[Writing] isn’t a tender flower that needs cossetting and protecting. It is a muscle that grows stronger with useChristopher Booker “Seven Basic Plots”
In my writing groups I say that writing is like running a marathon. One has to train for ages and ages, have a plan and a schedule. Stick to that schedule. Know that we could get tired so need buddies to run with. But also know that there are hundreds and hundreds of other people who will be out there on marathon day who will have been training too which means we might not win!
This doesn’t mean we don’t try, that we don’t put in the work. But we need to be like the woman in the above picture – enjoying ourselves as we go. The goal is to finish and to better oneself but also to have a good time
Writing is a muscle one must use regularly. So we do need to put in the time every day if possible. WritersHQ suggest 20 mins per day. We can all find 20 mins per day if we want to. Then we work that muscle. We give ourselves goals of 500-1000 words per day and we work that muscle. From that maybe a novel will appear. Maybe something like The Little Yellow Boat materialise or like my poem. If you read my stories behind those they took a lot of time and effort and using that muscle.
Of all the creative activities writing is the one that fits differently. People go to pottery classes but don’t expect to become potters. People do bead making and most do not set up stalls to. People paint not expecting to set up a gallery. But many people come to writing groups expecting to be published. It is a great goal to have but I do believe that first and foremost one needs to be working that muscle and enjoying the process, producing lots of work that sits in files on the laptop or in notebooks in boxes under the bed.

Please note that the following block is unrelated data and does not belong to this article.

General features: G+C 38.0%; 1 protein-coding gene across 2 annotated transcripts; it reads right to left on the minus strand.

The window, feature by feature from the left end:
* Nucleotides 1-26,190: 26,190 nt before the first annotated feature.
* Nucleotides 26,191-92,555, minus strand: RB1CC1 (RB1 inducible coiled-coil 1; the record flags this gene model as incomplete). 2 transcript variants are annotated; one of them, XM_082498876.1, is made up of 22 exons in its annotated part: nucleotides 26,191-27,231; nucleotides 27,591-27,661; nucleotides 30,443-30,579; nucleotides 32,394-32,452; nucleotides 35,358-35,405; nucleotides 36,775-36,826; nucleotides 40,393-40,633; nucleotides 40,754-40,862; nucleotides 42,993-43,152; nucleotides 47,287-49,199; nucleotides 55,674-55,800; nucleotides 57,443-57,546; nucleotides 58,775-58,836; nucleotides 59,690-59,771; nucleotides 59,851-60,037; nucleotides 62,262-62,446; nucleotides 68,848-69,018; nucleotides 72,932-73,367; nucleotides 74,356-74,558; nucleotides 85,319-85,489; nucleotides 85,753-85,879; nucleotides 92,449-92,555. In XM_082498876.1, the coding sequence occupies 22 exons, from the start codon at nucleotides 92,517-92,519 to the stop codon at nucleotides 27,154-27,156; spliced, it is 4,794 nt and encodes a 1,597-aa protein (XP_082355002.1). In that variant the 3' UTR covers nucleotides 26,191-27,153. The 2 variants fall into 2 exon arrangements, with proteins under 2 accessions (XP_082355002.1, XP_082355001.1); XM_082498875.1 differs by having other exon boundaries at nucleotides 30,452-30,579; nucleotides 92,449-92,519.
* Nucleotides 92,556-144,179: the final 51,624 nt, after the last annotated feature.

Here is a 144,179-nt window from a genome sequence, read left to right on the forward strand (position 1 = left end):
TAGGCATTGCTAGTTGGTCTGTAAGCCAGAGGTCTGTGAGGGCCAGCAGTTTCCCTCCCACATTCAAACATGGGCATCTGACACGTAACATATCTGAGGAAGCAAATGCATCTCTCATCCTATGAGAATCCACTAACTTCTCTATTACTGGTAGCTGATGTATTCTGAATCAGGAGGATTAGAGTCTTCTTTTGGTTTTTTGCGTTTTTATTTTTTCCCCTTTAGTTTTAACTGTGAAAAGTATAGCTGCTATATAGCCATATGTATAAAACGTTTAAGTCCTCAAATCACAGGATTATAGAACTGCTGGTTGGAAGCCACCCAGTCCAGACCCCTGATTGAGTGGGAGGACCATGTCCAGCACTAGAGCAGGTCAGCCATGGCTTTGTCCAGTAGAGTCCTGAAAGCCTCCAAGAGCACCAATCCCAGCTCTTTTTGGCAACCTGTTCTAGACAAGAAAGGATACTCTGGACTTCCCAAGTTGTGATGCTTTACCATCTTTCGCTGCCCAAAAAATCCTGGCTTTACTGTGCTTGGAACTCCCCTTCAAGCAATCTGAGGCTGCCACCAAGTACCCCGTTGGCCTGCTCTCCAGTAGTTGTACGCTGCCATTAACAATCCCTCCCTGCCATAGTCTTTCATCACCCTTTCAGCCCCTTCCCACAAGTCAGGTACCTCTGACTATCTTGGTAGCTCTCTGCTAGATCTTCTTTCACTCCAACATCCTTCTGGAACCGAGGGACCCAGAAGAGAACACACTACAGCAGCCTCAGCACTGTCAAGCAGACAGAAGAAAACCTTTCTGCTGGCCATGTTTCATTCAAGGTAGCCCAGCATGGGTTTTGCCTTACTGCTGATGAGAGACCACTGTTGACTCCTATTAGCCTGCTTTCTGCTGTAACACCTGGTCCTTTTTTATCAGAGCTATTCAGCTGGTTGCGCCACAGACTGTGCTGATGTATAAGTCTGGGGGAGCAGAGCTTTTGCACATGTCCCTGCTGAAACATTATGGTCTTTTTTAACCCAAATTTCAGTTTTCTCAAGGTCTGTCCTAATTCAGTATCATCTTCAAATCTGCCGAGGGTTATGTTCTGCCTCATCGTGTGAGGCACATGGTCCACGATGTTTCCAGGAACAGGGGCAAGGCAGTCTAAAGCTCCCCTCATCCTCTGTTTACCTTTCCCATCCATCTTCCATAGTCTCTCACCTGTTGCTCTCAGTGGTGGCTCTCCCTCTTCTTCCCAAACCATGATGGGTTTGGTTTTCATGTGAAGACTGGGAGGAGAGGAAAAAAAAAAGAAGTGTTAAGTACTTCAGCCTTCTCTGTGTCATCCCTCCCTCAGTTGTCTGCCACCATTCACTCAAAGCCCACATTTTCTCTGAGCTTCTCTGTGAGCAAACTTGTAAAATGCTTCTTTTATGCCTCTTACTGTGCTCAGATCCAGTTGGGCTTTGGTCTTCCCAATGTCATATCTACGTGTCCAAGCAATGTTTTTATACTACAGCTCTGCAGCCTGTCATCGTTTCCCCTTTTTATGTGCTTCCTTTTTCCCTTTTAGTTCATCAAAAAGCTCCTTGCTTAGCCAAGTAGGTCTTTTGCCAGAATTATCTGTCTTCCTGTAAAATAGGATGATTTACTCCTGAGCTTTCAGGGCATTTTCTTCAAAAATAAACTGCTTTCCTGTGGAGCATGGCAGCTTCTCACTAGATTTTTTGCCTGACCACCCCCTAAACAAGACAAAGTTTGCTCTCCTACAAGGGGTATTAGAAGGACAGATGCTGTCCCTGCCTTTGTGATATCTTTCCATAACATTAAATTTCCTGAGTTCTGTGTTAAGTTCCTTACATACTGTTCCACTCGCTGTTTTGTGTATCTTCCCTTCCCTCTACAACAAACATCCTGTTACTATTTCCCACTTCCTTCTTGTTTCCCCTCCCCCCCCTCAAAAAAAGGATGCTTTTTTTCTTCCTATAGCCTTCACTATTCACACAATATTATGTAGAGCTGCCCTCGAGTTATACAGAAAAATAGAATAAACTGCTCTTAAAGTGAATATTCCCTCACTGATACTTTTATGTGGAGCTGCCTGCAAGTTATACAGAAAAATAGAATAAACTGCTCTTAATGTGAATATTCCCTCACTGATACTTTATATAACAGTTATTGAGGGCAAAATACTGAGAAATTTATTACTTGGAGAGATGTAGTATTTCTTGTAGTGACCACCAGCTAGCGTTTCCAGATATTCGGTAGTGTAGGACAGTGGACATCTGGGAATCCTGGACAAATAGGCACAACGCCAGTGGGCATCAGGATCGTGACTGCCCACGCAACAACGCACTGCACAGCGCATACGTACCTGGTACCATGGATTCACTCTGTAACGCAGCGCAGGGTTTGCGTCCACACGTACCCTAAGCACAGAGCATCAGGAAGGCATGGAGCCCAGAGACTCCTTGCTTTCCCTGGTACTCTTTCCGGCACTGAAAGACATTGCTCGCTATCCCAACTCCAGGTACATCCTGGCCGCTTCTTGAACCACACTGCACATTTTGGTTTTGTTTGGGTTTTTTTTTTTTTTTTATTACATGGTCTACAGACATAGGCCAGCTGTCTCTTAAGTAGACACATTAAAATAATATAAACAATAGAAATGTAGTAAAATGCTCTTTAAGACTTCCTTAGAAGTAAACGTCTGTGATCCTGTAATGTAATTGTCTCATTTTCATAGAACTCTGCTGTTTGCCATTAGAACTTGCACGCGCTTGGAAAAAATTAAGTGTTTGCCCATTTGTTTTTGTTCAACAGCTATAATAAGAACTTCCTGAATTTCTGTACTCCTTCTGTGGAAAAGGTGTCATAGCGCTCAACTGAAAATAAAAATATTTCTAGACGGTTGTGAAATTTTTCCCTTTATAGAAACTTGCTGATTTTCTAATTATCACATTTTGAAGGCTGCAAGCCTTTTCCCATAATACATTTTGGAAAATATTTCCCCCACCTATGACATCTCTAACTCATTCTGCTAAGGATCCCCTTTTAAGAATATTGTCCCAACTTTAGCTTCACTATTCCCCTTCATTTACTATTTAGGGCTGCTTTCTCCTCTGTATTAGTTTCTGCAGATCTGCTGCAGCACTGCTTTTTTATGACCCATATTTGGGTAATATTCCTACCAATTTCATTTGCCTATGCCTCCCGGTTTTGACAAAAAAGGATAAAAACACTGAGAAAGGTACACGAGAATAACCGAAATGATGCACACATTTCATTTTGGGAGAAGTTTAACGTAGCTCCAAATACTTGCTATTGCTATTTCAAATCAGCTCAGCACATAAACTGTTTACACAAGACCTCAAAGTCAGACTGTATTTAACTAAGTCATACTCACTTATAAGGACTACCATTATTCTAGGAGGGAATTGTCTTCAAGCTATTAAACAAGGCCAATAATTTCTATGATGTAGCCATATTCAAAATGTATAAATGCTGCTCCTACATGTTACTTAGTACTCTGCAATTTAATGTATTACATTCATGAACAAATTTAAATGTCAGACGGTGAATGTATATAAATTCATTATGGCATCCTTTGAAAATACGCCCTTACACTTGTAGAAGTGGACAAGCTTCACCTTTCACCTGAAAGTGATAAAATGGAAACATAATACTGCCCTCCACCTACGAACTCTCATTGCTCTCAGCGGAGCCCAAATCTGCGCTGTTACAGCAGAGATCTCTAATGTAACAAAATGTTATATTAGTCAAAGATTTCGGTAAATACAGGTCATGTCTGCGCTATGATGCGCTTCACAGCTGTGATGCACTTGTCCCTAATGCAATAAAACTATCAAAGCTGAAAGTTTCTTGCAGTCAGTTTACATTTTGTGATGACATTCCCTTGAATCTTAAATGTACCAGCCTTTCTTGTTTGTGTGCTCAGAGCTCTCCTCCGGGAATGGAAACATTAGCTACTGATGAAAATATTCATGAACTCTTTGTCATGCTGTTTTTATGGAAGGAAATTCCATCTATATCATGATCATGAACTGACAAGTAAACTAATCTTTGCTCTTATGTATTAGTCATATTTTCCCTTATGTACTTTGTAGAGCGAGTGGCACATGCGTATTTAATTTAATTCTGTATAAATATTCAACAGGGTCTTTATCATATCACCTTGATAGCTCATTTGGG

Yes I do know that if you go to pottery or art or beading groups you can make Christmas presents for friends and family and with writing groups it isn’t quite the same. Though I often write one of stories or poems for friends and family and think I might start doing it more often.
But I do think writing first and foremost has to be for fun, for exploring ones own thoughts, feelings or as I did with a story about a terrorist, entering someone else’s thoughts and wondering the why of what they do. Winning a competition or getting published being a lovely outcome but will not come without working and working at that writing muscle – a muscle that includes editing and reworking as much as the process of writing. The Bell Jar is only 6 lines long and less than 80 words. It look me three weeks of editing and reworking to get to the point of sending it to the competition. This is why I had to enjoy what I’d writing and enjoy the process of editing it.
So when I say to groups make sure you write for fun and that most of what you do will sit on your laptop I want to introduce them to the reality of writing.
On another ponder – which I will not answer – I wonder why so many people will say to someone who write “what have you published?” when they wouldn’t say to someone do went to an art class “what have you sold?”